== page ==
How long fights and hasty decisions have shaped immigration policy


One Mighty and Irresistible Tide

By Jia Lynn Yang

Norton. 324 pp. $26.95

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Separated: Inside an American Tragedy

By Jacob Soboroff

Custom House. 388 pp. $29.99

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The Supreme Court this summer issued two major immigration rulings: one temporarily blocking the Trump administration’s quest to end Obama-era protections for young undocumented immigrants, the other allowing the administration to speed up deportations of people whose asylum claims have been denied. Together these rulings highlight the immense power and limitations of the presidency when it comes to setting immigration policy. Presidents can both order and dispense with rules that alter the lives of hundreds of thousands of people, even as it is Congress in the end that writes the blueprint for who can call the United States home.

Book jacket: One Mighty and Irresistible Tide. Photo by: Norton, handout via The Washington Post Syndicated Service.

Through distinct lenses, two new books underscore this long-standing tension between Congress and the executive branch and, on a deeper level, the United States’ conflicted relationship with its identity as a nation of immigrants. In “One Mighty and Irresistible Tide: The Epic Struggle Over American Immigration, 1924-1965,” Jia Lynn Yang pans wide across the often overlooked 40-year battle to overhaul racist and restrictive immigration laws passed in the early 20th century. The book culminates in the passage of the 1965 Immigration and Nationality Act, or the Hart-Celler Act, which Yang credits for her own family’s immigration to the United States from Taiwan and China – and which has become the bedrock of our current immigration system.

In “Separated,” Jacob Soboroff zooms in on President Donald Trump and his administration’s decision to separate children from their parents as a deterrent to border crossers. In doing so, he illuminates how, in the face of congressional inaction, a cadre of presidential advisers can introduce policies with shocking, unintended consequences.

Much has been written in recent years about the 1965 immigration law, which prioritized family-linked visas and ended the national-origins quotas favoring White Northern Europeans. But Yang, deputy national editor at the New York Times, digs into the tectonic geopolitical shifts that led to the law’s passage. Along the way, she reminds her audience that the current president’s divisive and at times racist, anti-immigrant rhetoric is hardly an outlier in American history.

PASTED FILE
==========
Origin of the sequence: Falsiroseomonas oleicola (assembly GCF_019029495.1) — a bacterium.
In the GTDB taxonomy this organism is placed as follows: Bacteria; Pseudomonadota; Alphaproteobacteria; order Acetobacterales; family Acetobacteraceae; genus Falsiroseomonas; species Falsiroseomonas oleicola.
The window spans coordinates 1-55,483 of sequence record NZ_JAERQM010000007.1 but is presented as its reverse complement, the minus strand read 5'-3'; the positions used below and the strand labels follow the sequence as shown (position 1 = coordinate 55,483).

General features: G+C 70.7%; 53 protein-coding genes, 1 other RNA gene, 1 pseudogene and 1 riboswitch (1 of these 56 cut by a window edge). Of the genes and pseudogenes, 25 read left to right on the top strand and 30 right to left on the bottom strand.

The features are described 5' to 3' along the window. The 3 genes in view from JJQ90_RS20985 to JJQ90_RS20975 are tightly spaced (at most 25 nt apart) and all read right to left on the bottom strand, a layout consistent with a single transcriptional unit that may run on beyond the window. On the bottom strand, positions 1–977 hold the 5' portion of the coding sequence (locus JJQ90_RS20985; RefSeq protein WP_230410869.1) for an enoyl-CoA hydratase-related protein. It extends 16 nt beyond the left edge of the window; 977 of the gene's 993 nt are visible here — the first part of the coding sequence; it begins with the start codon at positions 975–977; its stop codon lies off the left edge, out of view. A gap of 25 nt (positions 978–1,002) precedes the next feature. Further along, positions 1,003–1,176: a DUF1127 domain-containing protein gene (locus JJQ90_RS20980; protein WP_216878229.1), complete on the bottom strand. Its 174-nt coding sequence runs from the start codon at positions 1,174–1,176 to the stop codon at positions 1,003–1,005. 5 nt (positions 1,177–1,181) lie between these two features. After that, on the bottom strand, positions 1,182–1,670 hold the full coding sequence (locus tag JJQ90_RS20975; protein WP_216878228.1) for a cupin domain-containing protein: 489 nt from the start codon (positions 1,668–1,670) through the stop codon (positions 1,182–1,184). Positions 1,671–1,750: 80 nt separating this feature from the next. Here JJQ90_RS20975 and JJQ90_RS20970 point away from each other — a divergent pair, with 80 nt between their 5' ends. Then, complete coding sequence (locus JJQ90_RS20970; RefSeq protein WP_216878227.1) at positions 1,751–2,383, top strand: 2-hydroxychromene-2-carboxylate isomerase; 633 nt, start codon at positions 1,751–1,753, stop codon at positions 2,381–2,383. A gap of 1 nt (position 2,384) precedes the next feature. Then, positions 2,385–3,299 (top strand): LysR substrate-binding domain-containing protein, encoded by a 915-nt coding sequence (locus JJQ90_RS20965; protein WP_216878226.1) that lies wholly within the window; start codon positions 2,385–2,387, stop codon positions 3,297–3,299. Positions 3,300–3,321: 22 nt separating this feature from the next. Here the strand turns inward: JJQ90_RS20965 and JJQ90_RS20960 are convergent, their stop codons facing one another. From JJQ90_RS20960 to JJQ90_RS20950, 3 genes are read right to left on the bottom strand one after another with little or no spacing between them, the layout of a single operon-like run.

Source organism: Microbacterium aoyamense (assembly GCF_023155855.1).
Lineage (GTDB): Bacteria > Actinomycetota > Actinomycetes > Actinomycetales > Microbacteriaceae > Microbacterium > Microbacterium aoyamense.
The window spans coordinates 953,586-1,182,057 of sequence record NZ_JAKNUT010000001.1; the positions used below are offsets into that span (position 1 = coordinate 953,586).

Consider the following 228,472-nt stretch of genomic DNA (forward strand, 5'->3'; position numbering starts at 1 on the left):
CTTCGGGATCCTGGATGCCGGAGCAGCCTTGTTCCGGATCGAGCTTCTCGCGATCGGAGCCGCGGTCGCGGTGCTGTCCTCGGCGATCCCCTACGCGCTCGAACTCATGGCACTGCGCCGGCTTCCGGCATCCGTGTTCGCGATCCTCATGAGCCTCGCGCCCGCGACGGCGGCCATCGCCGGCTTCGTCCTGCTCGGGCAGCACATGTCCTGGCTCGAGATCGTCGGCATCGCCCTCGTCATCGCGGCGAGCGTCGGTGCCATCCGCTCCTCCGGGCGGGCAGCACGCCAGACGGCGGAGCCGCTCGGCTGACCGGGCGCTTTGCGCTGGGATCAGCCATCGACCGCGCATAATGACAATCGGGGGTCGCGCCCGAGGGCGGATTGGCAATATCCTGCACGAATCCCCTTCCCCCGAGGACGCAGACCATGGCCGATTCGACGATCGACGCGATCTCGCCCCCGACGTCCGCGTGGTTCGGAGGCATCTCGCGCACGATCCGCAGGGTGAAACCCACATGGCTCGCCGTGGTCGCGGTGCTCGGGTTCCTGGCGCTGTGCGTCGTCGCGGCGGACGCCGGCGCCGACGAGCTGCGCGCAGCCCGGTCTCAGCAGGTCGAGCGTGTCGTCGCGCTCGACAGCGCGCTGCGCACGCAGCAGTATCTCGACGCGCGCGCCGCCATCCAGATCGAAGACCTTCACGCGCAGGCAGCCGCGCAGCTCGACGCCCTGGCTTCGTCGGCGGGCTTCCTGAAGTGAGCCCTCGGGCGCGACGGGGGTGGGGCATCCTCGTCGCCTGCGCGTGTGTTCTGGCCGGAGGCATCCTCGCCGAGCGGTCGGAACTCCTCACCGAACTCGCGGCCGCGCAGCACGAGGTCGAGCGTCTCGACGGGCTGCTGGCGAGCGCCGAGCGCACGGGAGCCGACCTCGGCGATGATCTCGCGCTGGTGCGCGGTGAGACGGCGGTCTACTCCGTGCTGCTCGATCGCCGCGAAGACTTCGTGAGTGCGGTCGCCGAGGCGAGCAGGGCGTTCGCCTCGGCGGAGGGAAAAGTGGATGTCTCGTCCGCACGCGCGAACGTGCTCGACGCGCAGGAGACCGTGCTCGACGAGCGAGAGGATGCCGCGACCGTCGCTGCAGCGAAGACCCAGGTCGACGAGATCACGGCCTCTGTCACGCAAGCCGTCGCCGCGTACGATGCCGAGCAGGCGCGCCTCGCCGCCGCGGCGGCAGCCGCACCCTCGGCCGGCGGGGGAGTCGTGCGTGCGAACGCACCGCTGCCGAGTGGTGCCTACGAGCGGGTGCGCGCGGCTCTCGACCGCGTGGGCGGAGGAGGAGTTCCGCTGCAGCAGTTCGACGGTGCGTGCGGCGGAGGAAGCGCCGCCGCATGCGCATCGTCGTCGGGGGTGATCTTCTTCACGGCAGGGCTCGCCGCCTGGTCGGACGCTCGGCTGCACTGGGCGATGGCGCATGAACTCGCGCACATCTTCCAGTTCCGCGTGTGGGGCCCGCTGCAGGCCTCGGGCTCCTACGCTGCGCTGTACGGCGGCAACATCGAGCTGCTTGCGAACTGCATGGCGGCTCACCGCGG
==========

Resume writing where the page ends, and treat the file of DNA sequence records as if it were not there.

While a Broadway-bound play,”The Melting Pot,” opened in D.C. in 1908 to applause from none other than President Theodore Roosevelt, a little more than a decade later, Yang reminds us, prominent lawmakers in Washington were calling the phrase obsolete. “We no longer are to be a haven, a refuge, for oppressed the whole world over. We found we could not be . . . and America will cease to become a melting pot,” declared Sen. David A. Reed of Pennsylvania shortly before the passage of the 1924 immigration law that bears his name. The law shut the door on immigration from Japan, the last Asian country whose citizens could still receive U.S. visas, and it slashed immigration from Southern and Eastern Europe for several decades.

Book jacket: Separated.
Photo by: Custom House, Copyright: handout via The Washington Post Syndicated Service

Congress’s actions carried weight across the Atlantic, where Yang describes a young Adolf Hitler heaping praise on the United States for barring “the immigration of physically unhealthy elements” and “certain races.”

Even the 1965 reform and its focus on family connections over skill sets were due in part to a core group of lawmakers who believed that the law would favor the country’s historic Northern European stream over newer influxes from Africa, Asia and other parts of the world.

Yang sketches lively portraits of the famous and obscure players behind the legislative fights, like Rep. Emanuel Celler, a freshman congressman who came to Washington from Brooklyn in 1923 and found himself a “lost soul,” aching for his wife and baby daughter, but who, like a number of Jewish lawmakers and advocates, became a stalwart defender of postwar refugees and other immigrants. Then there was Takao Ozawa, who arrived in the United States at 19 and petitioned unsuccessfully for the right of Japanese immigrants like himself to become U.S. citizens, arguing in 1915: “In name, General Benedict Arnold was an American, but at heart he was a traitor. In name, I am not an American, but at heart I am a true American.”

The book underscores how many of the nearly century-old debates over our immigration system remain in play: whether the country should prioritize immigrants with high-demand skills over those with family; whether championing immigrants comes at the expense of working-class Americans; the way immigrants are often pushed to “climb the social ladder”by acquiring “whiteness” and distancing from African Americans; and more broadly, whether our nation will cling to its Anglo-European roots or more fully embrace its growing diversity.